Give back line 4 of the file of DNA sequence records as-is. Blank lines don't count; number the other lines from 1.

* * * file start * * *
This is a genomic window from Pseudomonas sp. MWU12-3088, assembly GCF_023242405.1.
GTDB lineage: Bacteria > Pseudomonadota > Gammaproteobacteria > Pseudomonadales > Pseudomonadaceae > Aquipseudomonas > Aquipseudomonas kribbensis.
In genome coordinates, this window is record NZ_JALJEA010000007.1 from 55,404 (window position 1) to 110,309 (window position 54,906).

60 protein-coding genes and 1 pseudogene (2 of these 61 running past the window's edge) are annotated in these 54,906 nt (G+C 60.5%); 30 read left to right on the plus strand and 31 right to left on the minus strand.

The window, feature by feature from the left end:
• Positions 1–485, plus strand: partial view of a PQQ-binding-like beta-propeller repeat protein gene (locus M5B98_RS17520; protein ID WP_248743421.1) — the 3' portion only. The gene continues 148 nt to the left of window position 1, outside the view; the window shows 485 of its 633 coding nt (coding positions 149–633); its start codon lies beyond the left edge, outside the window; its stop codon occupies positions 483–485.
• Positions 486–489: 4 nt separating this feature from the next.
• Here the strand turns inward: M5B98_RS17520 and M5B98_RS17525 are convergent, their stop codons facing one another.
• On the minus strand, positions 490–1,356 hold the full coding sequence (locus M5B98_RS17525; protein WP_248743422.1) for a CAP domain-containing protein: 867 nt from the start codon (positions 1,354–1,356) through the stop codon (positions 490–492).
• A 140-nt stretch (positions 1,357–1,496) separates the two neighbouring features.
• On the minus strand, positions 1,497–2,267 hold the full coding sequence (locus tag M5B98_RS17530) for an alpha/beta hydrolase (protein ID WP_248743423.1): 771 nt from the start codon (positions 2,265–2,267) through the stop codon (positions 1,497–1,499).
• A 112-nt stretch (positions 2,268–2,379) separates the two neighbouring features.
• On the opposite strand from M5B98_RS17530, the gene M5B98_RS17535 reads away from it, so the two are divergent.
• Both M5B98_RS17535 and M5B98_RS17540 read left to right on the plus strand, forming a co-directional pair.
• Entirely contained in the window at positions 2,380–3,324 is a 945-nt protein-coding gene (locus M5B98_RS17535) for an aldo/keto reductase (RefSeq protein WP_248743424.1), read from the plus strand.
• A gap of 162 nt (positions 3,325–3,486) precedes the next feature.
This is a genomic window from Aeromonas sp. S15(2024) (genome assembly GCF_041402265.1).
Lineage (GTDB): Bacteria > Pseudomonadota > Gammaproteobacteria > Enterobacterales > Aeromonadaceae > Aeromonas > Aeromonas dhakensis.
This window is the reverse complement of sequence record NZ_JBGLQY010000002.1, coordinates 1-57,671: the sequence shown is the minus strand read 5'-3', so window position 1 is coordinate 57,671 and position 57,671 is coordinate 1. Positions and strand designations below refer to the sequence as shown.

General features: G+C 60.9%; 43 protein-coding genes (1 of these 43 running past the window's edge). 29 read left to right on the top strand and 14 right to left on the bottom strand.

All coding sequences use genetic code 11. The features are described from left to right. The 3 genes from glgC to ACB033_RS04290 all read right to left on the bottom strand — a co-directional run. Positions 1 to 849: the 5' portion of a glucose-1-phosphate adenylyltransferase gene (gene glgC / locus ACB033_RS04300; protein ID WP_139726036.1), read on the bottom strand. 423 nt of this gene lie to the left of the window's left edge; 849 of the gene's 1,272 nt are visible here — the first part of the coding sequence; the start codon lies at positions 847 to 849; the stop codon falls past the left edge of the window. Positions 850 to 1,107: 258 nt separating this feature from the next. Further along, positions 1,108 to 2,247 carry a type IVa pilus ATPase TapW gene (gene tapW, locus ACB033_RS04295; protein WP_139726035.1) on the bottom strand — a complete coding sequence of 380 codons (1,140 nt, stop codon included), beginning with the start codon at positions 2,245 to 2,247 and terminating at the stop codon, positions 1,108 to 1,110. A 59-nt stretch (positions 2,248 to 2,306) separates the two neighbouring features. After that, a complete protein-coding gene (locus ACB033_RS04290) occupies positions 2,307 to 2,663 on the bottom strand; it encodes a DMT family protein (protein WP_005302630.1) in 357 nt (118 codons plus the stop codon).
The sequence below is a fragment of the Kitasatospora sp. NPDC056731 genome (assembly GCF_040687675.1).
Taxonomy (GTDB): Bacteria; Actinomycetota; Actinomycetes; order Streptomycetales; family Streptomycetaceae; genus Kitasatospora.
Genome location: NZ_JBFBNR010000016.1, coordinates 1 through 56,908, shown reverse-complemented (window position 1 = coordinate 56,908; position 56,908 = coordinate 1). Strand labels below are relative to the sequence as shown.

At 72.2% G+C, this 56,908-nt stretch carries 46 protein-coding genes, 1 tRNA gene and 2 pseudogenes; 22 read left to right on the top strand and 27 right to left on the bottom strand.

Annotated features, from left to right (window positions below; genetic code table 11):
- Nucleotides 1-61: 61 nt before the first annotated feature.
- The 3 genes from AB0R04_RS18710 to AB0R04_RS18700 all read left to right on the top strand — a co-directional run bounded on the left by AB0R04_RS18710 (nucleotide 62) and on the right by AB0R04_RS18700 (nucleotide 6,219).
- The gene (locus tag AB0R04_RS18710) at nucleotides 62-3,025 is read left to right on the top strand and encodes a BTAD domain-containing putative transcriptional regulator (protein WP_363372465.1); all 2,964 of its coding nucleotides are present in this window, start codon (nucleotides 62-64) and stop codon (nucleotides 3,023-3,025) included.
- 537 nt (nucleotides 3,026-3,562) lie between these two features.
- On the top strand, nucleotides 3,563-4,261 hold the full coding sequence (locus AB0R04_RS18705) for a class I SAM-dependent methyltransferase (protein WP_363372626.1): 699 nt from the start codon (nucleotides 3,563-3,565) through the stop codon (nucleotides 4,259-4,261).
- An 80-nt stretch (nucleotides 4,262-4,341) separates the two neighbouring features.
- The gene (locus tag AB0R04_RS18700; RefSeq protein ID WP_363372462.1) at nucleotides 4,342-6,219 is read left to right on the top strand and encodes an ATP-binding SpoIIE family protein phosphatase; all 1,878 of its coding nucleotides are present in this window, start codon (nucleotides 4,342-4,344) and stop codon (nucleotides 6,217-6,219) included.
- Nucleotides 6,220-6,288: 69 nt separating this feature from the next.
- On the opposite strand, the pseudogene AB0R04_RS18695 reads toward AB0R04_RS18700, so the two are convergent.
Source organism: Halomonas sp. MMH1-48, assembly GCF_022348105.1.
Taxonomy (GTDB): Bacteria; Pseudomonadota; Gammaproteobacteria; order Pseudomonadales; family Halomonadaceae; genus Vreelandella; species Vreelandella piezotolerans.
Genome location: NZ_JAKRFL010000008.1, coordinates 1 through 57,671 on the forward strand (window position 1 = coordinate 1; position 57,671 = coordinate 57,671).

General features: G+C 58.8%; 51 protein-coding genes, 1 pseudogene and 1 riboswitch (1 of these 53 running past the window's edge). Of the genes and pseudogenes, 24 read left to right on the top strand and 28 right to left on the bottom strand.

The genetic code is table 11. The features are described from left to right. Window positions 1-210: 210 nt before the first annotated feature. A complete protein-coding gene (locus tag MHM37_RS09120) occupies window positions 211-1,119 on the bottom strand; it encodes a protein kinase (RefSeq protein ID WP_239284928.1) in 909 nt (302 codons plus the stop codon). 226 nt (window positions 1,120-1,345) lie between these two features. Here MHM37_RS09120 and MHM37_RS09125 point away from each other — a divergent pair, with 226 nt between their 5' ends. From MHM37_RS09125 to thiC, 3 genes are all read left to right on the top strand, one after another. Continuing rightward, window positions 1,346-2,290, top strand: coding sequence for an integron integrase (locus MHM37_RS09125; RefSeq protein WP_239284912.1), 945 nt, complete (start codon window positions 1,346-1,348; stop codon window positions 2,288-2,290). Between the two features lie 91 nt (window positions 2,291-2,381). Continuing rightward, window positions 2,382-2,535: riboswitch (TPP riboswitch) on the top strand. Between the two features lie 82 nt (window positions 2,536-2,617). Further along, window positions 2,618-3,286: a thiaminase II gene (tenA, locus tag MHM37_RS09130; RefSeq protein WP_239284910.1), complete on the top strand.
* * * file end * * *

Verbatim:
60 protein-coding genes and 1 pseudogene (2 of these 61 running past the window's edge) are annotated in these 54,906 nt (G+C 60.5%); 30 read left to right on the plus strand and 31 right to left on the minus strand.